“If you’re going back to education at 33, it better be good!”

That’s the attitude of Ben Clarke, an Access to HE student from Newham College who has just accepted a place to read Psychology at Hughes Hall, University of Cambridge.

“I looked at the best thing you can do after the course and Cambridge is ranked top for Psychology in the Guardian, so I thought, why wouldn’t I consider it?”

Starting out

Ben left school at 16 with what he describes as “decent GCSE results but by no means straight A’s”.

As a musician, Ben hoped to make a career out of that, but, after speaking to his careers advisor he started an Apprenticeship as a plumber.

He quickly realised that plumbing wasn’t for him, and after six weeks he left and took on temporary work whilst beginning to perform with a few bands. Ben moved from his native Lincolnshire to London and enjoyed relative success with his music, touring the UK, Europe and the USA and playing in some big venues.

He combined working in the hospitality industry with continuing to play music, including a spell living and working in New York. But after doing this for a number of years decided that this wasn’t sustainable and began to look for a new career.

Although Ben had gained a variety of experience and worked in a number of jobs, he didn’t have any qualifications. This meant it wasn’t easy to transition into a new career and he found it difficult to be taken seriously by employers.

Ben decided to take some time out to reflect and work out what he wanted to do longer-term; so in 2019 he left his job to go travelling. He spent some time thinking about what he was really interested in and landed on psychology as a subject he’d be interested in.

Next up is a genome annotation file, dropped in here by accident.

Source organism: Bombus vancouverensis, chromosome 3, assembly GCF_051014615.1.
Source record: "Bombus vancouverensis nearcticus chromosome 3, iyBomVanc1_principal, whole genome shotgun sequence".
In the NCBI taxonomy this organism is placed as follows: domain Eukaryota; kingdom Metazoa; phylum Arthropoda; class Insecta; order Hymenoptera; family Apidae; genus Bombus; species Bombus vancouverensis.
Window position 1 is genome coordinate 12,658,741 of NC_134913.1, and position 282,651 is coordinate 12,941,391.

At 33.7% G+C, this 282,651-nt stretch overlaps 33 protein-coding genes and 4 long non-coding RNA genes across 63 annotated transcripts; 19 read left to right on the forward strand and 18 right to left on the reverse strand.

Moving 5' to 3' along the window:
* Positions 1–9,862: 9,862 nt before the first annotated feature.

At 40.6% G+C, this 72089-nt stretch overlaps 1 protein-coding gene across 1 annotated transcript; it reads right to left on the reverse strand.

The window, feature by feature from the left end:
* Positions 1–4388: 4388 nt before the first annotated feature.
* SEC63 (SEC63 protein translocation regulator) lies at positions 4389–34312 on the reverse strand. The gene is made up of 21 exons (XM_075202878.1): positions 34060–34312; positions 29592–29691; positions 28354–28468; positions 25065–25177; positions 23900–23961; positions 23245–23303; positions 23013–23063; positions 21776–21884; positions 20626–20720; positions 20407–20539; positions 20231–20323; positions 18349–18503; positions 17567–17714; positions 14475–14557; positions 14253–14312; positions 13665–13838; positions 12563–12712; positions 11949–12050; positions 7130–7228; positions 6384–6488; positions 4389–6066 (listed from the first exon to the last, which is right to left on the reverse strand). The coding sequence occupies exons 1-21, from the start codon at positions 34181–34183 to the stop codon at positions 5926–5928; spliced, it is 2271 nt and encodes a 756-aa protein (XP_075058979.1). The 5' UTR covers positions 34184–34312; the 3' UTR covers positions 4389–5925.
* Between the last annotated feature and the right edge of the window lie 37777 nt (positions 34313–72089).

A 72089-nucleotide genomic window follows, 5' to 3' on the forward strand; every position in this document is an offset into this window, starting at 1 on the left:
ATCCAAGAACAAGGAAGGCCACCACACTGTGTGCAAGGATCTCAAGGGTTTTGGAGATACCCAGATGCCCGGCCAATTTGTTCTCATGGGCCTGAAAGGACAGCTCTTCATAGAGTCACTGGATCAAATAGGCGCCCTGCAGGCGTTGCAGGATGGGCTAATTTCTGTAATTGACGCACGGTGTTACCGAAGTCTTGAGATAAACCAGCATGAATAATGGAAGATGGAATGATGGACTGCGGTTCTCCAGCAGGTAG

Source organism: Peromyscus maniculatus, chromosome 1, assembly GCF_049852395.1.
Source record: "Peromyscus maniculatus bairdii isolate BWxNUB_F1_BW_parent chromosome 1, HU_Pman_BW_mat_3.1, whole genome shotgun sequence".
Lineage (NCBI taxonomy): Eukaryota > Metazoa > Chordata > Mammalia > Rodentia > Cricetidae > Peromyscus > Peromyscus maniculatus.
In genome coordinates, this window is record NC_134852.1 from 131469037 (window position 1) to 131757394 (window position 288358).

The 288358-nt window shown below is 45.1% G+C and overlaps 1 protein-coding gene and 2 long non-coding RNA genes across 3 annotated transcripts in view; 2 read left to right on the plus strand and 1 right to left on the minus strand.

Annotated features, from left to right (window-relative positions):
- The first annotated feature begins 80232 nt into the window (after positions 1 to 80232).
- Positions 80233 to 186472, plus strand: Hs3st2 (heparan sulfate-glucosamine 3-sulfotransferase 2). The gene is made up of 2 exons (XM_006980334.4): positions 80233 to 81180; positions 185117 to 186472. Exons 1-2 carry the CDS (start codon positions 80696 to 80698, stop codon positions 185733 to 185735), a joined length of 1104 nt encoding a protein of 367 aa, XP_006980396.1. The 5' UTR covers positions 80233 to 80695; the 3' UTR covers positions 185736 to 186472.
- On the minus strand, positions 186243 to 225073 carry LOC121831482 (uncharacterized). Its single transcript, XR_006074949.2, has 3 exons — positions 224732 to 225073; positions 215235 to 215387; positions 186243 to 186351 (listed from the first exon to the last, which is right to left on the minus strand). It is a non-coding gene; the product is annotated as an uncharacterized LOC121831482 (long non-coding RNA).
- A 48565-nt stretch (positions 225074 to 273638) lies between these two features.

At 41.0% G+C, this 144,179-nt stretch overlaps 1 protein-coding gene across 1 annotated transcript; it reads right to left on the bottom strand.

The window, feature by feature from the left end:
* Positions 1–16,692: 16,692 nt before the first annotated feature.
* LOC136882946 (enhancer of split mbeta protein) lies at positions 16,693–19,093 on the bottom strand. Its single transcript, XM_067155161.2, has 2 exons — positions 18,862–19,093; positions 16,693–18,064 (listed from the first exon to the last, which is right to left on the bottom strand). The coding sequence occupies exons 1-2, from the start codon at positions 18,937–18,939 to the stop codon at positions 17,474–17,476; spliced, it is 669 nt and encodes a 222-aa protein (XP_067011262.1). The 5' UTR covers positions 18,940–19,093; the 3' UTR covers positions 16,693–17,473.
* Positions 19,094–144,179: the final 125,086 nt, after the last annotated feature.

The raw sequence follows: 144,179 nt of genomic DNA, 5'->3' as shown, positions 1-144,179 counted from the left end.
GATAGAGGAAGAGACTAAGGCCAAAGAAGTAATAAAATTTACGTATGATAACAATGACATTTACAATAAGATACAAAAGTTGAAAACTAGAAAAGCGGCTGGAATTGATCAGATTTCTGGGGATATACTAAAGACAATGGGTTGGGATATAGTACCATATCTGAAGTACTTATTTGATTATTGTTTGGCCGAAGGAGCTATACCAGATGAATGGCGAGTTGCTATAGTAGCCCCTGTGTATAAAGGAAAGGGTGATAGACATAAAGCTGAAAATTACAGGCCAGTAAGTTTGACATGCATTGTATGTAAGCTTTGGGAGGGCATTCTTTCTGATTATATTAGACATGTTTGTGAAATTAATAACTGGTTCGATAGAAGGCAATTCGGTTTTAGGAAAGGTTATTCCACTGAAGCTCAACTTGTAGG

The start of the Coronavirus pandemic meant that once again, Ben’s plans had to change, “I had to come back from my travels a little bit sooner than anticipated because of Covid. I’d just arrived in New Zealand at the time and unfortunately didn’t get to see any of the country.”

Ben returned to the UK in March 2020, just as the first lockdowns were starting, locating himself in London, which had been his main base since leaving home at 16.

Preparing for university

With the goal of studying Psychology at university in mind, he began looking for somewhere to study to prepare him. “When I first started looking at how I was going to get to University I thought I’d be able to do my A Levels at a college, but I found that if you want to do A Levels at my age, it’s pretty difficult to find somewhere suitable.”

Instead, Ben started looking at Access to HE, which is specifically designed for people who would like to study at university level, but who do not hold traditional formal qualifications. Successfully completing an Access to HE qualification is therefore often a vital stepping stone to higher education and a graduate career. When looking for an Access to HE course in psychology, he chose to study at Newham College because “what was really good was the individual help from people like [former Head of Access to HE] Bushra and the course leader Lorna.”

The course was inevitably hit by the pandemic. Beginning with in-person teaching in September, the course moved online during the lockdown in January 2021, before returning to face to face sessions in May.

“It wasn’t good having to do it online. I really sympathise with educators and teachers trying to make online lessons interactive. They did their best, but it’s a really difficult situation.”

Ben caught Coronavirus himself in January, and struggled with long-Covid symptoms afterwards. He missed the interaction and face to face elements of studying which he found difficult to replicate online, but recognises that in many ways he’s been lucky, and that some of his fellow students were facing much more challenging situations.